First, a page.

Marty Niland: Nats need streak like they had in 2014 to get back in the race

The Nationals have played their best baseball of the season since the All-Star break, and especially since Tuesday’s non-waiver trade deadline, yet they’re still looking up at Atlanta and first-place Philadelphia in the National League East standings. What they really need right now is a winning streak, one like the amazing 10-game run they put together four years ago this month that secured their place at the top of the division.

Like this season, the Nats were under the guidance of a rookie Manager, Matt Williams. Their five-game lead entering Aug. 12, 2014 seemed far from secure after they’d lost two of three in Atlanta. Bryce Harper had been back in the lineup for more than a month after a thumb injury, but he was hitting just .243 and had yet to show consistent power.

Jayson Werth was out with a strained shoulder. Top outfield prospect Steven Souza Jr. had injured his shoulder less than a week after being called up, and a rookie named Michael A. Taylor had been summoned from Syracuse to take his place.

Taylor went 2-for-4 with a homer in his major league debut, and Harper, Ian Desmond and Anthony Rendon added homers in a 7-1 romp over the Mets at Citi Field to start the streak.

The next night, the Nats made three errors, and Drew Storen had to bail Jordan Zimmermann out of a bases-loaded jam in the seventh. Midseason acquisition Asdrúbal Cabrera hit his first homer as a Nat in the eighth before closer Rafael Soriano survived a shaky ninth inning. Desmond made the key defensive play at short, throwing home to cut down the tying run in a 3-2 win.

The Nats completed the sweep as Stephen Strasburg shook off an inconsistent start and limited the Mets to three hits over seven innings, while Harper and Adam LaRoche hit home runs in a 4-1 victory.

The Nats returned home, where Harper and LaRoche again sparked the offense with two hits and two RBIs each in a 5-4 win over Pittsburgh. Soriano again survived a high-wire act in the ninth before recording his 29th save.

The next night, a raucous crowd at Nats Park helped spur the Nats to the first of three successive walk-off wins 4-3. Washington trailed 3-0 entering the eighth, but LaRoche launched a homer to tie it. Harper led off the ninth with a walk, took second on a wild pitch, and scored the winning run on Wilson Ramos’ ground-rule double.

The drama was even higher the next day as the Nats won 6-5 in 11 innings to run the streak to six. Doug Fister went seven, but left trailing 2-1 thanks to errors by Desmond and Rendon. The Nats took the lead on two wild throws by Pittsburgh infielders and carried it into the ninth, but Soriano had what might have been his worst outing of the season. He retired only one batter before surrendering the lead on a two-run double and exited the game to boos from the hometown fans. Matt Thornton ended the inning, but it looked like the streak was in danger.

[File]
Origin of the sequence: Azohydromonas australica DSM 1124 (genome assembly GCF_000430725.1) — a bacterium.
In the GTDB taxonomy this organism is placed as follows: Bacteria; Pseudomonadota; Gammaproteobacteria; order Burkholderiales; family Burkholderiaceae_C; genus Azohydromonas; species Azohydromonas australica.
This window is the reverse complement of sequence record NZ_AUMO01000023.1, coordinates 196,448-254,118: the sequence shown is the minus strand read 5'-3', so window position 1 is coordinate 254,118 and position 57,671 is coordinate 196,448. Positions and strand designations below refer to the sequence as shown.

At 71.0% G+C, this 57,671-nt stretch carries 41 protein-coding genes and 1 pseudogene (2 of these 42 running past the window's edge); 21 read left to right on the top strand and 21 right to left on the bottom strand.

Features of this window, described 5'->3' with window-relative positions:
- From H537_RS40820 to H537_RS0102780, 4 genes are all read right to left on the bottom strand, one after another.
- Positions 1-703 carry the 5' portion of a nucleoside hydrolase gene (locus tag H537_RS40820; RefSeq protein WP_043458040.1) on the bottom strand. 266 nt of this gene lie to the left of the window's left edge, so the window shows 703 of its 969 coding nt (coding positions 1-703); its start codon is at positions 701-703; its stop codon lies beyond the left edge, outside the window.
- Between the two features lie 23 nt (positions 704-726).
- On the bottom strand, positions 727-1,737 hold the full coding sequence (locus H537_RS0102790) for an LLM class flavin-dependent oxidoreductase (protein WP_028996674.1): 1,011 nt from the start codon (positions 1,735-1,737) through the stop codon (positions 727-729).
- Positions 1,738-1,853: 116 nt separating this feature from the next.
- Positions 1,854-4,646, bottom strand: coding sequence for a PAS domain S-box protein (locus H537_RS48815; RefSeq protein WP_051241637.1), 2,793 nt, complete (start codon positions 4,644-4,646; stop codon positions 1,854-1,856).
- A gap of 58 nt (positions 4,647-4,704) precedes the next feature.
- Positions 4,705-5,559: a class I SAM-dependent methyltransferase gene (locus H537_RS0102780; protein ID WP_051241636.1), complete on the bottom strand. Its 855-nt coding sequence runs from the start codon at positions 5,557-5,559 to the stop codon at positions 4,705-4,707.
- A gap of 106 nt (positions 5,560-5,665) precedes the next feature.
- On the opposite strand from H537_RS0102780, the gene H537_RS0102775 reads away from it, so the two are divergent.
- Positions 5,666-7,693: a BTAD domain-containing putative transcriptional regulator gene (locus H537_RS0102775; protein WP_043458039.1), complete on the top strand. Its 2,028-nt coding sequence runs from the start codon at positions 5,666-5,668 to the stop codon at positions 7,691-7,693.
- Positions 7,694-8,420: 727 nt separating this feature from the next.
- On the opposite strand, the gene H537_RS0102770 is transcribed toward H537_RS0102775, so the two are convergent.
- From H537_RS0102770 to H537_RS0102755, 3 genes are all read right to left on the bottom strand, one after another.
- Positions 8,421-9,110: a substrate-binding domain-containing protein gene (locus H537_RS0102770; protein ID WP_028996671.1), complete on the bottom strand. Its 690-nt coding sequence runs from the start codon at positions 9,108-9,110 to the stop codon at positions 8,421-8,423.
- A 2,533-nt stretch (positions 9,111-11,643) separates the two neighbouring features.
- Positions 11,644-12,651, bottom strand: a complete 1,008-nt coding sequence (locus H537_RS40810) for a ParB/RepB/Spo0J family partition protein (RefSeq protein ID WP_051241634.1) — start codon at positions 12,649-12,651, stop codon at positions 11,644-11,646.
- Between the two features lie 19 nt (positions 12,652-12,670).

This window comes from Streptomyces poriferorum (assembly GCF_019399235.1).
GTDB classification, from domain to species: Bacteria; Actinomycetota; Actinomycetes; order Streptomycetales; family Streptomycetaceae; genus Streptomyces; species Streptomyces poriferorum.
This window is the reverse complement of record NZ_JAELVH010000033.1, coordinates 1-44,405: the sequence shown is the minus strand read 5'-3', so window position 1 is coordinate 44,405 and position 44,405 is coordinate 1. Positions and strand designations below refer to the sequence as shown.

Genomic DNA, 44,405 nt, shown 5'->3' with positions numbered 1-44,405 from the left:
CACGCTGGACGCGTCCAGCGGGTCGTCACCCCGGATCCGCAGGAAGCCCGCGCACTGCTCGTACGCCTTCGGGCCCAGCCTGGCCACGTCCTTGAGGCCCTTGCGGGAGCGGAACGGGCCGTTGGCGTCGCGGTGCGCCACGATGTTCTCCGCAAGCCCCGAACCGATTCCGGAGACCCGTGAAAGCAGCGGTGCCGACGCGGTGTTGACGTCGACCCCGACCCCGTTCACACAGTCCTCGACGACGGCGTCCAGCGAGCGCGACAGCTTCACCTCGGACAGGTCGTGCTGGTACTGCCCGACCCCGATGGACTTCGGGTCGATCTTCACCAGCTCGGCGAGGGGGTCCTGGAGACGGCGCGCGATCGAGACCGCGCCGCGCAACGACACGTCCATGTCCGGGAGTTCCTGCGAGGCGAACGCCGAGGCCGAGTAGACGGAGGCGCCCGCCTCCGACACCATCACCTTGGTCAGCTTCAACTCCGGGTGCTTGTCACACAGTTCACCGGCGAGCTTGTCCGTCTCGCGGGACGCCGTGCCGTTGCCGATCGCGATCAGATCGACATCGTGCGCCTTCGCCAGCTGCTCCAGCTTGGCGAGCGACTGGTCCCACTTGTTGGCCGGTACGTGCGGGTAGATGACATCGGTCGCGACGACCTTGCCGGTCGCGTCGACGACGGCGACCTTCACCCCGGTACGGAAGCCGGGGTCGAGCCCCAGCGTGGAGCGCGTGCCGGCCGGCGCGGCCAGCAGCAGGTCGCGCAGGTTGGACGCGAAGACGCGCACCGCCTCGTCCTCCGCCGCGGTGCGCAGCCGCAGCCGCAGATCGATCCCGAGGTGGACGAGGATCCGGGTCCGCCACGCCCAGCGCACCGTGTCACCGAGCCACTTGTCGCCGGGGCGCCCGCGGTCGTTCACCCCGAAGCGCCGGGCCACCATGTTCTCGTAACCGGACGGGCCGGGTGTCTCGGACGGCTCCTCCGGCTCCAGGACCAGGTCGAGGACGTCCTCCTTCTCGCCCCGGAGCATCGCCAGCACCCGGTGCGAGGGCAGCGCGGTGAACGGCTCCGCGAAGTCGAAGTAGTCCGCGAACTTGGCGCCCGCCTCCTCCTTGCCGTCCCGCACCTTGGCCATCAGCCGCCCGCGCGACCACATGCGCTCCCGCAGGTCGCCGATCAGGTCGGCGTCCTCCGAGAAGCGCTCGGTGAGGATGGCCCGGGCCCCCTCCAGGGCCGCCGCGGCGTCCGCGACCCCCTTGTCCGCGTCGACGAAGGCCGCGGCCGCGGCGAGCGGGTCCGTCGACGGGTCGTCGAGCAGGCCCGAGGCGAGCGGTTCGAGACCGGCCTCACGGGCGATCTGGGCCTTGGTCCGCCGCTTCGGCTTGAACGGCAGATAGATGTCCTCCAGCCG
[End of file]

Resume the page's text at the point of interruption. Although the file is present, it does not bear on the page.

However, Werth, in his first action in a week, drew a one-out, pinch-hit walk and scored on a hit by Cabrera. Ross Detwiler pitched two scoreless innings in relief before Werth led off the 11th with a double and scored on Scott Hairston’s single.

Arizona came in next, and the Nats again had to go to extras. Zimmermann entered the eighth inning up 2-1, but surrendered a two-run homer. The Nats regained the lead on Rendon’s RBI triple and Werth’s sac fly, but Tyler Clippard blew the save this time, allowing a solo homer to lead off the ninth. In the 11th, LaRoche belted his third homer of the streak for a 6-5 victory.

After four straight tense wins, the Nats needed a laugher, and they got one. Strasburg pitched his second straight three-hit game to even his record at 10-10, and Desmond drove in four on a 3-for-4 night as the Nats won 8-1.

Another walk-off awaited the Nats the next night. This time, Soriano preserved a 2-2 tie in the ninth before Rendon won it with a base hit to score Harper.

The next afternoon, the teams battled through eight shutout innings, with Gio Gonzalez tossing seven. Rendon was again the hero, this time with a one-out RBI single.

The streak ended the next night at the hands of the San Francisco Giants, who would eventually end the Nats’ season by winning three of four games in the NLDS. But the Nats had matched the franchise mark for successive wins and gained two games on the Braves, who never seriously threatened again. Harper regained his batting stroke, Strasburg turned his season around and Werth had returned from injury to show his trademark leadership.

Nats fans now hope the team can turn this season around with a similar run.

Marty Niland blogs about the Nationals for D.C. Baseball History. Follow him on Twitter: @martyball98. His thoughts on the Nationals will appear here as part of’s season-long initiative of welcoming guest bloggers to our site. All opinions expressed are those of the guest bloggers, who are not employed by but are just as passionate about their baseball as our roster of writers.

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